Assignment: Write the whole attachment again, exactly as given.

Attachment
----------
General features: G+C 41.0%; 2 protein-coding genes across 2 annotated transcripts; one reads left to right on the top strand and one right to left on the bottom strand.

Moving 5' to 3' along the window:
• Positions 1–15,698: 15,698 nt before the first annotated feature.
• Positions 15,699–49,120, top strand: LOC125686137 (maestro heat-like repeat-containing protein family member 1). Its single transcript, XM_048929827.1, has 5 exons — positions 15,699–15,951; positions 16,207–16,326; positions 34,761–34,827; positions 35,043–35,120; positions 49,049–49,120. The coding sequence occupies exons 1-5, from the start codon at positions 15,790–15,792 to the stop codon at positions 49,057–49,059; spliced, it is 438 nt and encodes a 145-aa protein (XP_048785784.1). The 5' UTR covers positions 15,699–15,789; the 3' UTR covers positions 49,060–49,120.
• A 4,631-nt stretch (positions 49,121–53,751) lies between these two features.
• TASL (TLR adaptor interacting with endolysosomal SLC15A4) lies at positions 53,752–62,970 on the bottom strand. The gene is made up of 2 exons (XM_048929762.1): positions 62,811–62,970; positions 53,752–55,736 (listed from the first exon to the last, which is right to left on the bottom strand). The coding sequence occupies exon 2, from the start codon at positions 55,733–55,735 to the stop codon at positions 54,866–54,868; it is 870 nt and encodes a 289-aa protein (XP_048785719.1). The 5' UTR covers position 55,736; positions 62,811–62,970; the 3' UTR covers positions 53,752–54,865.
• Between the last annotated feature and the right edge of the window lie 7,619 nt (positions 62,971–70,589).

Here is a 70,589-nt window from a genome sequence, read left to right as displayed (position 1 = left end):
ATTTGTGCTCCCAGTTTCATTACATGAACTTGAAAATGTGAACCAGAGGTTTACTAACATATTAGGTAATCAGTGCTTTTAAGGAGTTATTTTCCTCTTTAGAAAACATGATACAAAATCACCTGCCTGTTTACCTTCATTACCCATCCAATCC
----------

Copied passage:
General features: G+C 41.0%; 2 protein-coding genes across 2 annotated transcripts; one reads left to right on the top strand and one right to left on the bottom strand.

Moving 5' to 3' along the window:
• Positions 1–15,698: 15,698 nt before the first annotated feature.
• Positions 15,699–49,120, top strand: LOC125686137 (maestro heat-like repeat-containing protein family member 1). Its single transcript, XM_048929827.1, has 5 exons — positions 15,699–15,951; positions 16,207–16,326; positions 34,761–34,827; positions 35,043–35,120; positions 49,049–49,120. The coding sequence occupies exons 1-5, from the start codon at positions 15,790–15,792 to the stop codon at positions 49,057–49,059; spliced, it is 438 nt and encodes a 145-aa protein (XP_048785784.1). The 5' UTR covers positions 15,699–15,789; the 3' UTR covers positions 49,060–49,120.
• A 4,631-nt stretch (positions 49,121–53,751) lies between these two features.
• TASL (TLR adaptor interacting with endolysosomal SLC15A4) lies at positions 53,752–62,970 on the bottom strand. The gene is made up of 2 exons (XM_048929762.1): positions 62,811–62,970; positions 53,752–55,736 (listed from the first exon to the last, which is right to left on the bottom strand). The coding sequence occupies exon 2, from the start codon at positions 55,733–55,735 to the stop codon at positions 54,866–54,868; it is 870 nt and encodes a 289-aa protein (XP_048785719.1). The 5' UTR covers position 55,736; positions 62,811–62,970; the 3' UTR covers positions 53,752–54,865.
• Between the last annotated feature and the right edge of the window lie 7,619 nt (positions 62,971–70,589).

Here is a 70,589-nt window from a genome sequence, read left to right as displayed (position 1 = left end):
ATTTGTGCTCCCAGTTTCATTACATGAACTTGAAAATGTGAACCAGAGGTTTACTAACATATTAGGTAATCAGTGCTTTTAAGGAGTTATTTTCCTCTTTAGAAAACATGATACAAAATCACCTGCCTGTTTACCTTCATTACCCATCCAATCC